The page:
Carl Windsor brought to the Auditel franchise a wealth of experience in management from the quarrying and coated roadstone industries, and in warehousing, logistics and supply chain management roles in the electronic distribution industry.
His wife, Bev, a trained nurse, arrived from the health and social care sector.
The Windsors manage to juggle running the business with raising children.
Adam Bannister: So, Carl, what made you buy a franchise?
Carl Windsor: It’s a tried and tested method of starting your own business with much less risk than going it alone.
Having the comfort and confidence that systems and procedures were there from the start and having quality help and support behind us made it an extremely attractive proposition – a ‘business in a box’, so to speak.
Some difficulty was encountered raising funds due to liquidity problems at the banks, but they did come through, although I’m not so sure they would have supported a start-up to the same extent
AB: How did you raise the finance?
CW: Finance was raised via a business bank loan, which was relatively straightforward as the banking sector recognises the reduced risk from franchise businesses and is keen to lend against this type of business.
Some difficulty was encountered due to liquidity problems at the banks, but they did come through, although I’m not so sure that they would have supported a start-up to the same extent.
AB: How much training and support did you receive?
CW: It’s been absolutely outstanding. A very comprehensive and intensive week at head office on sales marketing and client acquisition was followed three weeks later by a technical training week with a similar level of intensity and thoroughness.
Of course this does not, and cannot, cover the broad spectrum of circumstances you can come across but it does give you the confidence to go out there and begin building your business with aplomb.
The support staff, intranet and the network itself are all great support tools and they all work together to give a rich and varied perspective on any challenges that you encounter.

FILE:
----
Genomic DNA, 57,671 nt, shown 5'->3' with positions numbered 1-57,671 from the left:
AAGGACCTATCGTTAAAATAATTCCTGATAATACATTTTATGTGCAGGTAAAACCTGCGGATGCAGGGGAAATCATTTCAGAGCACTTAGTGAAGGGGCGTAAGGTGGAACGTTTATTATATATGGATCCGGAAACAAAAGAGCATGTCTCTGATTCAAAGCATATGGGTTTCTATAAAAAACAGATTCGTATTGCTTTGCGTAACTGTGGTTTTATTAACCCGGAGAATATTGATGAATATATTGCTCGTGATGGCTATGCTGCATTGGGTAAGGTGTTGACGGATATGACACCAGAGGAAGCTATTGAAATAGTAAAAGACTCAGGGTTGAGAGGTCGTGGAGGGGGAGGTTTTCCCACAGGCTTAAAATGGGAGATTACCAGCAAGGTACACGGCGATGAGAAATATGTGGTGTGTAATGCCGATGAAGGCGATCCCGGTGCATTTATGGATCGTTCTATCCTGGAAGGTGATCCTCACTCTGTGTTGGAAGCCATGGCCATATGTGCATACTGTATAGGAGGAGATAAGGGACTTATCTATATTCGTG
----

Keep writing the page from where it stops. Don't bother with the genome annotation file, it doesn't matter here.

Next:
AB: What were the toughest challenges you faced?
CW: There are many challenges in beginning, especially if the discipline is new to you. You can’t escape the fact that it’s a very steep learning curve and almost everything seems a challenge at first, even down to getting to grips with industry terminology and acronyms.
Most things are easily overcome and if you ask the right questions, to the right people, at the right time, everything slowly becomes clearer.
AB: Tell me about your progress in the marketplace so far...
CW: We’ve been operating for five months and have made some excellent progress. We’re roughly in line with our budget projections both from a client acquisition and expenditure point of view and can see an order book beginning to build.
It’s a little early to have produced an invoice, but this is imminent and will mark another milestone.
The opportunities that have presented themselves are nothing short of astounding and the potential to develop and grow the business is limitless.
One gem of a find appears to be a miscategorised surface water charge for a small charity client that looks as if it will bring them a substantial rebate.
AB: What’s your long-term plan for the business?
CW: We have big plans to market and grow our business to develop a multi-disciplined office of professional people and become a centre of excellence in the network for all core disciplines.
We’re also working towards bringing his expertise in freight and logistics to the network to provide a new area of opportunity for both colleagues and clients.
AB: Any advice for aspirant franchisees?
CW: Investigate thoroughly and carry out prudent due diligence, ensure the franchisor is a full member of the BFA and make sure you get a ‘good feel’ from your shortlist of chosen franchises, but above all follow your gut instinct – it’s seldom wrong.